Case Study

Otago Regional Council Improves Key Water Data Accessibility

Otago Regional Council Improves Key Water Data Accessibility

Otago Part 1

The Otago Regional Council (ORC) has recently switched to a new environmental data portal, making it much easier to access more than 250 water monitoring sites around Otago,
improving access to critical information for customer and compliance staff.

Otago is New Zealand’s third largest region with a diverse landscape and many water resources including alpine lakes, rivers, groundwater and wetlands. Approximately 23% of
New Zealand’s Lake surface area, occurs in Otago. The Clutha River/Mata-Au drains much of the Otago region and is the largest river in New Zealand in terms of the quantity of water carried each year.

The Clutha and its principal tributary, the Kawarau River, pass through spectacular gorges, two of which are dammed for hydro-electricity generation. With such a large and varied landscape, Otago has an equally diverse hydrology with high rainfall in the Southern Alps to low rainfall in the semi-arid Central Otago valleys. This, coupled with high seasonal evaporation rates, can affect the supply and quality of Otago’s water bodies.

Otago Part 2

Despite the generally large water volumes present in the region, some parts of Otago are among the driest areas in New Zealand. The Otago Regional Council (ORC), which oversees the sustainable management of the region’s freshwater resources, monitors environmental data and regulates the consumption, damming, and diversion of water, as well as water discharge that may result in a contaminant entering another source of water.

Together with Aquatic Informatics, ORC have created a new environmental data portal to replace the existing flood and low flow warning sites used by regional farmers, students,
scientists, academics and other residents. The new portal now also includes water quality.

Otago Part 3

Improving the Customer Experience

Simon Wilson, Manager Regulatory Data and Systems for ORC, said, “The new system will give people access to a user-friendly map which includes improved context of what is happening across the region, plus the ability to view and download historical data.”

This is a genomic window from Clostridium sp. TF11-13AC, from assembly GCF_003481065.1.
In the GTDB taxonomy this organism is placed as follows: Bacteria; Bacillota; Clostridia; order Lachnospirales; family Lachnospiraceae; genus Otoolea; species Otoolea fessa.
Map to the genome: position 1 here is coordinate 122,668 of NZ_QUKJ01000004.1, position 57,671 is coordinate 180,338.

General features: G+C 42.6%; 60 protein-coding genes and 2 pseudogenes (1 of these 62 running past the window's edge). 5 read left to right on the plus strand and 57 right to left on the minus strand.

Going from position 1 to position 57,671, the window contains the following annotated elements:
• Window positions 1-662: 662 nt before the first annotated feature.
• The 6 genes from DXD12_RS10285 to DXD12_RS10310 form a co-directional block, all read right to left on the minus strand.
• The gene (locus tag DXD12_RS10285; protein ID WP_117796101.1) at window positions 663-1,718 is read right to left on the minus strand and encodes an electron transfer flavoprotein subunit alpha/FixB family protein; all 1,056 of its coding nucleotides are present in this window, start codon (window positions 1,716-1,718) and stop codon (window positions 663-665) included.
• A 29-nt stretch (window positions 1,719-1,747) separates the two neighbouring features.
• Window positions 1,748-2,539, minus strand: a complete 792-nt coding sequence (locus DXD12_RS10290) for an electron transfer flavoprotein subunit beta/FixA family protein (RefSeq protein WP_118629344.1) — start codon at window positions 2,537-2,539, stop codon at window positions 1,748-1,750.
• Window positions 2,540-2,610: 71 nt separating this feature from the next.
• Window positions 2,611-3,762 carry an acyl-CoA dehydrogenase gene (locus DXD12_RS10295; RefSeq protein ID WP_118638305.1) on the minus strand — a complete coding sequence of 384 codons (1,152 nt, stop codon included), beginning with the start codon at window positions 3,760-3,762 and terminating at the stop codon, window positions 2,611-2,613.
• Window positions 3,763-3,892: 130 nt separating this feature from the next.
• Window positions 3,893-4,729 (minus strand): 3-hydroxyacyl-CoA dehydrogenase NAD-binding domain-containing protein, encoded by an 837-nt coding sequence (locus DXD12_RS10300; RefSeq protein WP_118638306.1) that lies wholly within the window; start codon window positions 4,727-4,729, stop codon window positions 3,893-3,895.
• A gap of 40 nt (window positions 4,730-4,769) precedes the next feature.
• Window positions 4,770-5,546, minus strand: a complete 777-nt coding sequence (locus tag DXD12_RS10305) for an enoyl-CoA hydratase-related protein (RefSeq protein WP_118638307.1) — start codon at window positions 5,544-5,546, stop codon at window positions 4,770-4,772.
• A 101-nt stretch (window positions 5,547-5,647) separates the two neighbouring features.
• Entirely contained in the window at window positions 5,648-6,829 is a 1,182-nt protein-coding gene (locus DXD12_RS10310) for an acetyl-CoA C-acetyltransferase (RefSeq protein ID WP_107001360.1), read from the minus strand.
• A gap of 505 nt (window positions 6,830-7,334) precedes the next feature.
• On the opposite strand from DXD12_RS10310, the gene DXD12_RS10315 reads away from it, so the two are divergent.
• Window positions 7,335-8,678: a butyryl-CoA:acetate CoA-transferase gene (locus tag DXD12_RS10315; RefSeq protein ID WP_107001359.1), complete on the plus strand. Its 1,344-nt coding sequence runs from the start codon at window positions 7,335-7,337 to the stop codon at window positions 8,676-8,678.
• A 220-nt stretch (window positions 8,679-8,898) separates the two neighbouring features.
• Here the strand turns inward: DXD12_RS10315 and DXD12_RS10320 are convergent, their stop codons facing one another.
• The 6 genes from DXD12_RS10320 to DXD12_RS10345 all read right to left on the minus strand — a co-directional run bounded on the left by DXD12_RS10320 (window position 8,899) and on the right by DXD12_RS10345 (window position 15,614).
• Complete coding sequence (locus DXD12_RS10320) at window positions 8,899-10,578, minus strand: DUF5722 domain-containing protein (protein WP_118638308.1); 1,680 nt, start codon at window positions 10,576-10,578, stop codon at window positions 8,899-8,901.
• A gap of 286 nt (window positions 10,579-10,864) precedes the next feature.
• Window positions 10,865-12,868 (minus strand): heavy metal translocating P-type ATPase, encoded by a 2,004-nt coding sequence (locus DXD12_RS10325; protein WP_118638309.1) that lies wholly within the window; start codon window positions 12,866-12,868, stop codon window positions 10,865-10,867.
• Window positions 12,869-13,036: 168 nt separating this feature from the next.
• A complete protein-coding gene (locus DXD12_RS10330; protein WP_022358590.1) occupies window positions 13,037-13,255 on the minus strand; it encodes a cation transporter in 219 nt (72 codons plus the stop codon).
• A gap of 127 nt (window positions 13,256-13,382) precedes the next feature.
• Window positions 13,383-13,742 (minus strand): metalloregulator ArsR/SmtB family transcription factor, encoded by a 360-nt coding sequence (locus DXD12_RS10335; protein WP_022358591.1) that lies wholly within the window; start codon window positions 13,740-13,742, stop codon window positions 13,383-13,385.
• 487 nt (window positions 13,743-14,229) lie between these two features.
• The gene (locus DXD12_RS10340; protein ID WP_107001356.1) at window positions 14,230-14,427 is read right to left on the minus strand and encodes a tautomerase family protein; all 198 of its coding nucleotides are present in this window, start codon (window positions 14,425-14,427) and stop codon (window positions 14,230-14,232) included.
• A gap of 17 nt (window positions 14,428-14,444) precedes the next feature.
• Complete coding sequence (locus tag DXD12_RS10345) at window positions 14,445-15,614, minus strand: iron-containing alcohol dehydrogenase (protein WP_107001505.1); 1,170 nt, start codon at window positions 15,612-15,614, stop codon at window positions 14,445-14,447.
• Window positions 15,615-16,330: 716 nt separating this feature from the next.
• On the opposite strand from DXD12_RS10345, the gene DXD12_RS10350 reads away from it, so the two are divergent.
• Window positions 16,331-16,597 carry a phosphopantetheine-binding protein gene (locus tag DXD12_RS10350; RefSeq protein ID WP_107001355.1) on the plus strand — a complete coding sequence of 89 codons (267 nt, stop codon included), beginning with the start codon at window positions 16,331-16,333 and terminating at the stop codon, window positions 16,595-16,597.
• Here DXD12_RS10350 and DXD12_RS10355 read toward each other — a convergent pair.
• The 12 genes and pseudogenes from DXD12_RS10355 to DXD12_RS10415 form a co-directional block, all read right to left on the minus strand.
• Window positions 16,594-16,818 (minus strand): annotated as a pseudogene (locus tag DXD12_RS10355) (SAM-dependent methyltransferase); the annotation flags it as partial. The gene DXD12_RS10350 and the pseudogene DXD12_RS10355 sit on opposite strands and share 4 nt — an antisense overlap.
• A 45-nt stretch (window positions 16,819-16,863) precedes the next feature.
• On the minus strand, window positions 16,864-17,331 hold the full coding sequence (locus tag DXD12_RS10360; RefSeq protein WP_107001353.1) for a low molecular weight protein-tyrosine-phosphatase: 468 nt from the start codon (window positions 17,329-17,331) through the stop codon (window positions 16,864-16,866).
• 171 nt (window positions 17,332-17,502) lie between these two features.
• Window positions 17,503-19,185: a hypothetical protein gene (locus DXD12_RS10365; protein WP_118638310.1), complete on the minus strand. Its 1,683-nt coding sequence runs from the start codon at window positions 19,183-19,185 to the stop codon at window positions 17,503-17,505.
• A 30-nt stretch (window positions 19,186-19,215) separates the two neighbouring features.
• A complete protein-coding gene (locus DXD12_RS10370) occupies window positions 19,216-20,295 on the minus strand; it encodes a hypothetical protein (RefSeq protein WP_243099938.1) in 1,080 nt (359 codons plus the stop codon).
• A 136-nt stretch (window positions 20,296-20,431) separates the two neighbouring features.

The portal will collate data from more than 250 water monitoring sites around Otago and replaces the existing flood and low flow warning sites currently available on ORC’s
website. As well as provide greater access to a broader range of information beyond the standard river flow and rainfall sites, that also includes a variety of water quality parameters such a E-Coli. In some cases that means people will be able to easily access up to 80 years of data.

We know the current website is well used, particularly during flood events. The new portal will provide a much better at-a-glance picture of what’s happening throughout Otago.

Otago Regional Council Logo
Simon Wilson, Manager of Regulatory Data & Systems, Otago Regional Council
Otago Part 4

Modernizing Regulatory Compliance

ORC monitors compliance with approximately 1,600 consents (permits) for the use of water, and a further 500 (approximately) discharge consents. Customers vary and include, farmers, industry, forestry, district water providers, treatment plants and others.

Some of these customers may have multiple consents and each consent is individualised to the area, usage constraints, seasonable variabilities, contaminant levels, time periods etc. Managing all these consents as efficiently as possible is vital to ensuring customers are within compliance and that Otago’s water consumption and quality is well managed.

ORC chose Aquarius, a software platform created by Aquatic Informatics that is used by water monitoring agencies around the world to acquire, process, model and publish water information in real time. ORC is in the process of creating dashboards for each consent and has built 1,000 so far. The dashboards provide a single point for regulatory staff to view all the consent variables in one place with powerful charts and contextual visualization.

Using the dashboards means our staff don’t have to constantly reinterpret consents, or check what data needs to be pulled together to ensure a consent holder is compliant. This consistency and standardisation is extremely valuable and a real time saver.

Otago Regional Council Logo
Simon Wilson, Manager of Regulatory Data & Systems, Otago Regional Council

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